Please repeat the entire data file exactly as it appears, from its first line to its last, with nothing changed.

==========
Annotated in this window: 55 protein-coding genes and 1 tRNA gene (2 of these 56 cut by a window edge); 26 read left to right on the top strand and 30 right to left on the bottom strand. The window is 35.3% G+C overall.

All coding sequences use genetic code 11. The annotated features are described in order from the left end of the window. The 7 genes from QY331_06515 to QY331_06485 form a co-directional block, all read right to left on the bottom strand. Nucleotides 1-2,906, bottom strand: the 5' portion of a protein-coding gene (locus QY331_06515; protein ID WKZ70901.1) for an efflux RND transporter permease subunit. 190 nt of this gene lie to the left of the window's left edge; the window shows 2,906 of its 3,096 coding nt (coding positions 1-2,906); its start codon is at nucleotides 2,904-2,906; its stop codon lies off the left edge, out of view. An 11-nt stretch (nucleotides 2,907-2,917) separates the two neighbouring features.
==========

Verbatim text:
Annotated in this window: 55 protein-coding genes and 1 tRNA gene (2 of these 56 cut by a window edge); 26 read left to right on the top strand and 30 right to left on the bottom strand. The window is 35.3% G+C overall.

All coding sequences use genetic code 11. The annotated features are described in order from the left end of the window. The 7 genes from QY331_06515 to QY331_06485 form a co-directional block, all read right to left on the bottom strand. Nucleotides 1-2,906, bottom strand: the 5' portion of a protein-coding gene (locus QY331_06515; protein ID WKZ70901.1) for an efflux RND transporter permease subunit. 190 nt of this gene lie to the left of the window's left edge; the window shows 2,906 of its 3,096 coding nt (coding positions 1-2,906); its start codon is at nucleotides 2,904-2,906; its stop codon lies off the left edge, out of view. An 11-nt stretch (nucleotides 2,907-2,917) separates the two neighbouring features.